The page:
We will consider all comments we receive on or before the closing date for comments. We will consider comments filed late if it is possible to do so without incurring expense or delay. We may change these special conditions in light of the comments we receive.
If you want the FAA to acknowledge receipt of your comments on these special conditions, include with your comments a pre-addressed, stamped postcard on which the docket number appears. We will stamp the date on the postcard and mail it back to you.
On July 26, 2004, Boeing Commercial Airplanes, P.O. Box 3707, Seattle, Washington 98124, applied for a type certificate design change to install single-occupant side-facing seats equipped with inflatable lapbelts in Boeing Model 777 series airplanes. The Model 777 series airplane is a swept-wing, conventional-tail, twin-engine, turbofan-powered transport category airplane.
Type Certification Basis
Under the provisions of 14 CFR 21.101, Boeing Commercial Airplanes must show that the Model 777 series airplanes, as changed, continue to meet the applicable provisions of the regulations incorporated by reference in Type Certificate No. T00001SE or the applicable regulations in effect on the date of application for the change. The regulations incorporated by reference in the type certificate are commonly referred to as the “original type certification basis.” The regulations incorporated by reference in Type Certificate No. T00001SE are as follows: 14 CFR part 25, Amendments 25-1 through 25-82 for the Model 777-200 and Amendments 25-1 through 25-86 with exceptions for the Model 777-300. The U.S. type certification basis for the Model 777 is established in accordance with §§ 21.29 and 21.17 and the type certification application date. The U.S. type certification basis is listed in Type Certificate Data Sheet No. T00001SE.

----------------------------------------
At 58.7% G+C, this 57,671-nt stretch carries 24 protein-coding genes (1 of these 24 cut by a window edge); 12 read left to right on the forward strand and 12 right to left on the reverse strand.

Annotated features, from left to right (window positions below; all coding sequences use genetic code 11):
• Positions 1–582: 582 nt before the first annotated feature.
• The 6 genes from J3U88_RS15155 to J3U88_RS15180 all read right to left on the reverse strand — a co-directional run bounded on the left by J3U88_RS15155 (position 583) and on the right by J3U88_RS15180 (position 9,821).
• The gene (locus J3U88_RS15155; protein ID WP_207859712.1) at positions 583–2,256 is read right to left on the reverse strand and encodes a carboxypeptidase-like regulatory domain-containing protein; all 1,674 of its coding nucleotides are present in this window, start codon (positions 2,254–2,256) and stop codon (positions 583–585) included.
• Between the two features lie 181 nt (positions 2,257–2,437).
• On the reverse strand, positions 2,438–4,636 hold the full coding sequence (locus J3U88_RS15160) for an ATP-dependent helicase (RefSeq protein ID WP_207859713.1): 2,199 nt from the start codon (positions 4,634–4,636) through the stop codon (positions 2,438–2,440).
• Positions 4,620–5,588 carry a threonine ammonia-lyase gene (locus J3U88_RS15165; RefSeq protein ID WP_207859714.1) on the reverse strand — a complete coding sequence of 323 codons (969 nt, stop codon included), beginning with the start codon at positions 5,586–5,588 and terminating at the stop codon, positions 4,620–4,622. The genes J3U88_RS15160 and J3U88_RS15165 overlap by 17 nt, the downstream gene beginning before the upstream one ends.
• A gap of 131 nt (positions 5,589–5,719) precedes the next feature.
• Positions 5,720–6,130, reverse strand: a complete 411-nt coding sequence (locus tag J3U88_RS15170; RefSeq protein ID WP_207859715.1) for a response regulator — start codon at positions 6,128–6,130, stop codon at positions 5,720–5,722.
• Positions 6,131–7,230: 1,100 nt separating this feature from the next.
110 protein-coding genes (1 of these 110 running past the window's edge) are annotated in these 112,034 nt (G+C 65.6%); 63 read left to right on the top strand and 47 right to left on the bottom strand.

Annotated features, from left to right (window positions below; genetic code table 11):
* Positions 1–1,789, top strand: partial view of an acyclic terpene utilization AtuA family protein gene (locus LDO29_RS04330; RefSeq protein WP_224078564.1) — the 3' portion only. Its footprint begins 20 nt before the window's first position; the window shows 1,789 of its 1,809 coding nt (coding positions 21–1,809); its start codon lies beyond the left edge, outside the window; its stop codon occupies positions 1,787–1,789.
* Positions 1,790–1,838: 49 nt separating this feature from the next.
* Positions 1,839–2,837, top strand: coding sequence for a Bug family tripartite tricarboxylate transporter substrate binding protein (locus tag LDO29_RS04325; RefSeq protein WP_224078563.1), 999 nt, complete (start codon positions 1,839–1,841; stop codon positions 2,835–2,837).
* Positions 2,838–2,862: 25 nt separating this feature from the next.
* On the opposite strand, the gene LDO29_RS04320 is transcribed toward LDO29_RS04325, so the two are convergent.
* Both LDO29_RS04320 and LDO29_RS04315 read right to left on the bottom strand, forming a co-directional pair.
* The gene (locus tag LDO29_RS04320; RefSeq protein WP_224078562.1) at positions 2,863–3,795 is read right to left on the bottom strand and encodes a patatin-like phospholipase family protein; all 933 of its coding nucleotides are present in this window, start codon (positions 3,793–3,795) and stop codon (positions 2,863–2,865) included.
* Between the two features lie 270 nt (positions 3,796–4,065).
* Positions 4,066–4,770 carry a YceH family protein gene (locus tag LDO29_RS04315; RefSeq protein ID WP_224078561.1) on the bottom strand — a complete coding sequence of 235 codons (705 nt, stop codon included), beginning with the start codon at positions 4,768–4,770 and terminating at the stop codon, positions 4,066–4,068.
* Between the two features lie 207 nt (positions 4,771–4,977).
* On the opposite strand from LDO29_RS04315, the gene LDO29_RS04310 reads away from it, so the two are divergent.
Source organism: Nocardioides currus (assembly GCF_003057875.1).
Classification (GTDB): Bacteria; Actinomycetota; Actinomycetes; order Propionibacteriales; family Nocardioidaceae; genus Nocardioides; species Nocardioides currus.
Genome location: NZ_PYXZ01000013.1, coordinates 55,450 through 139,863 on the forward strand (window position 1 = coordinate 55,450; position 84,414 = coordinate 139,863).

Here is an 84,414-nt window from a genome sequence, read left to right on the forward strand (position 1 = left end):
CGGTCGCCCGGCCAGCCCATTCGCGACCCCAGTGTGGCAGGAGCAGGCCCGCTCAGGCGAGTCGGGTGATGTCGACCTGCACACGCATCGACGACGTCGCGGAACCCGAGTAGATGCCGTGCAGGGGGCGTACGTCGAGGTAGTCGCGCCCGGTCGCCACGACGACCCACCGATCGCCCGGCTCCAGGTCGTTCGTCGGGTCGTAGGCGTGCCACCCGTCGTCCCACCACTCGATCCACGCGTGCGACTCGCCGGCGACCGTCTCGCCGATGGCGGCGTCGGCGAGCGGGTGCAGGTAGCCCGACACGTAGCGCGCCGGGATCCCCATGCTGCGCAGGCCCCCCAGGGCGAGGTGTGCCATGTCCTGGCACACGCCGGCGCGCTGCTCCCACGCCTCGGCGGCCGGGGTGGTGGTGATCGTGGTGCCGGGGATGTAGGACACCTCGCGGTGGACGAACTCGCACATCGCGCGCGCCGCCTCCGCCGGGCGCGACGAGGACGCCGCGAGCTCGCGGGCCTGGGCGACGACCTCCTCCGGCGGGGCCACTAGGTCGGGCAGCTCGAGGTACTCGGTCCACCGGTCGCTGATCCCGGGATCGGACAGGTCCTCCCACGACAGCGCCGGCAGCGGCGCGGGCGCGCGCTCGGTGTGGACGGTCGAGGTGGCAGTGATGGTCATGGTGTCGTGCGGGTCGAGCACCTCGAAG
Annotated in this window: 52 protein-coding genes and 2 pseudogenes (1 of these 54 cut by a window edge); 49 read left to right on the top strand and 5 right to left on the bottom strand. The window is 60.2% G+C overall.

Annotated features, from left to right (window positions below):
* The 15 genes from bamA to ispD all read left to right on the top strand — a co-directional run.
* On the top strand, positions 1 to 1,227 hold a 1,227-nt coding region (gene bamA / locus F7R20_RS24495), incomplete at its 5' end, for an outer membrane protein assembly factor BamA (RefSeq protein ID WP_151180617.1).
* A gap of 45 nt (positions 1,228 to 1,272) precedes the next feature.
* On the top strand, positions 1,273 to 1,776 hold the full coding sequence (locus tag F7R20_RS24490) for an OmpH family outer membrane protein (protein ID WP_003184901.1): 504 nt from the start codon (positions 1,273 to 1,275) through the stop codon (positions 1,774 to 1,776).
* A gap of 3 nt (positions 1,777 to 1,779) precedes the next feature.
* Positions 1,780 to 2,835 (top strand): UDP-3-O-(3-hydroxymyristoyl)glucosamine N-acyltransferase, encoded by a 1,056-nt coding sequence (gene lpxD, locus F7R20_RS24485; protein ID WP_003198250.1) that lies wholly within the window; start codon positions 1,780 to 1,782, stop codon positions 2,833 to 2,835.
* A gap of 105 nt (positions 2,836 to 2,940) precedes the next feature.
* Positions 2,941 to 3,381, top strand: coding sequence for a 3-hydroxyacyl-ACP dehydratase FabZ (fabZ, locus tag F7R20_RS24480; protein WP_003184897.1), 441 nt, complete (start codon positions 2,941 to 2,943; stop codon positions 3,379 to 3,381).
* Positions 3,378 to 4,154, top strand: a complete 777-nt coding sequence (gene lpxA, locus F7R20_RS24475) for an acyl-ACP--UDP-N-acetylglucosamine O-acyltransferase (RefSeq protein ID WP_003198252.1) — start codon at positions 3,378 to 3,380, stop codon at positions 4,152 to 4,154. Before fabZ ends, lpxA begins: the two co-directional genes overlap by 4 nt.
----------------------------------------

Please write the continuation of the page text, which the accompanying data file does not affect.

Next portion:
If the Administrator finds that the applicable airworthiness regulations (i.e., part 25 as amended) do not contain adequate or appropriate safety standards for Boeing Model 777 series airplanes because of a novel or unusual design feature, special conditions are prescribed under the provisions of § 21.16.
In addition to the applicable airworthiness regulations and special conditions, the Boeing Model 777 must comply with the fuel vent and exhaust emission requirements of 14 CFR part 34 and the noise certification requirements of 14 CFR part 36.
Special conditions, as appropriate, are issued in accordance with 14 CFR 11.19 after public notice, as required by § 11.38, and become part of the type certification basis in accordance with § 21.101(b)(2).Start Printed Page 49154